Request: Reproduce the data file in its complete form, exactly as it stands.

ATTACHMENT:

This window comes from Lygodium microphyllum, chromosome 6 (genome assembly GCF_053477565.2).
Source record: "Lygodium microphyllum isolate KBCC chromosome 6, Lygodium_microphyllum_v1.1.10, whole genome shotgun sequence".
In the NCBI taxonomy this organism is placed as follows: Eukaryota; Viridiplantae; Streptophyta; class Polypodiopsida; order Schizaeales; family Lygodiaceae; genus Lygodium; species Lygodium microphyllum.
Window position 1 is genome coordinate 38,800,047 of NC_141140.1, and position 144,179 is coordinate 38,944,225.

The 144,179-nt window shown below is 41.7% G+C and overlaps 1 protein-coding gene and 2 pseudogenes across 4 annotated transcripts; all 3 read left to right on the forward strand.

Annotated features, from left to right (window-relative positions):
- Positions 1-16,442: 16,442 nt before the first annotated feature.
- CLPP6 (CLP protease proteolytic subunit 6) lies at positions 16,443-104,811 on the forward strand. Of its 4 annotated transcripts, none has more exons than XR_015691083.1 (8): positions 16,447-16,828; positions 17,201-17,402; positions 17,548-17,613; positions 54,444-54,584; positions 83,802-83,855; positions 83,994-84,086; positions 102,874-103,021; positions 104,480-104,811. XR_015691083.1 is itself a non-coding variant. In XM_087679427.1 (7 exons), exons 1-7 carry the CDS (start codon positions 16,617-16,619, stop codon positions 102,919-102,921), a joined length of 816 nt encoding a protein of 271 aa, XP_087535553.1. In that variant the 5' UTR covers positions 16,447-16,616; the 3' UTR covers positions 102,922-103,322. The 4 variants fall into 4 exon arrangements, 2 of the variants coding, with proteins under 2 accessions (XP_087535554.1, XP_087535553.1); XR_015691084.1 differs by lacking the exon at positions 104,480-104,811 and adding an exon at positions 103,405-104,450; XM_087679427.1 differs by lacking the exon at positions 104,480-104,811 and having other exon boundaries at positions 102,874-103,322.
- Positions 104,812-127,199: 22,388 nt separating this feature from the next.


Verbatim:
This window comes from Lygodium microphyllum, chromosome 6 (genome assembly GCF_053477565.2).
Source record: "Lygodium microphyllum isolate KBCC chromosome 6, Lygodium_microphyllum_v1.1.10, whole genome shotgun sequence".
In the NCBI taxonomy this organism is placed as follows: Eukaryota; Viridiplantae; Streptophyta; class Polypodiopsida; order Schizaeales; family Lygodiaceae; genus Lygodium; species Lygodium microphyllum.
Window position 1 is genome coordinate 38,800,047 of NC_141140.1, and position 144,179 is coordinate 38,944,225.

The 144,179-nt window shown below is 41.7% G+C and overlaps 1 protein-coding gene and 2 pseudogenes across 4 annotated transcripts; all 3 read left to right on the forward strand.

Annotated features, from left to right (window-relative positions):
- Positions 1-16,442: 16,442 nt before the first annotated feature.
- CLPP6 (CLP protease proteolytic subunit 6) lies at positions 16,443-104,811 on the forward strand. Of its 4 annotated transcripts, none has more exons than XR_015691083.1 (8): positions 16,447-16,828; positions 17,201-17,402; positions 17,548-17,613; positions 54,444-54,584; positions 83,802-83,855; positions 83,994-84,086; positions 102,874-103,021; positions 104,480-104,811. XR_015691083.1 is itself a non-coding variant. In XM_087679427.1 (7 exons), exons 1-7 carry the CDS (start codon positions 16,617-16,619, stop codon positions 102,919-102,921), a joined length of 816 nt encoding a protein of 271 aa, XP_087535553.1. In that variant the 5' UTR covers positions 16,447-16,616; the 3' UTR covers positions 102,922-103,322. The 4 variants fall into 4 exon arrangements, 2 of the variants coding, with proteins under 2 accessions (XP_087535554.1, XP_087535553.1); XR_015691084.1 differs by lacking the exon at positions 104,480-104,811 and adding an exon at positions 103,405-104,450; XM_087679427.1 differs by lacking the exon at positions 104,480-104,811 and having other exon boundaries at positions 102,874-103,322.
- Positions 104,812-127,199: 22,388 nt separating this feature from the next.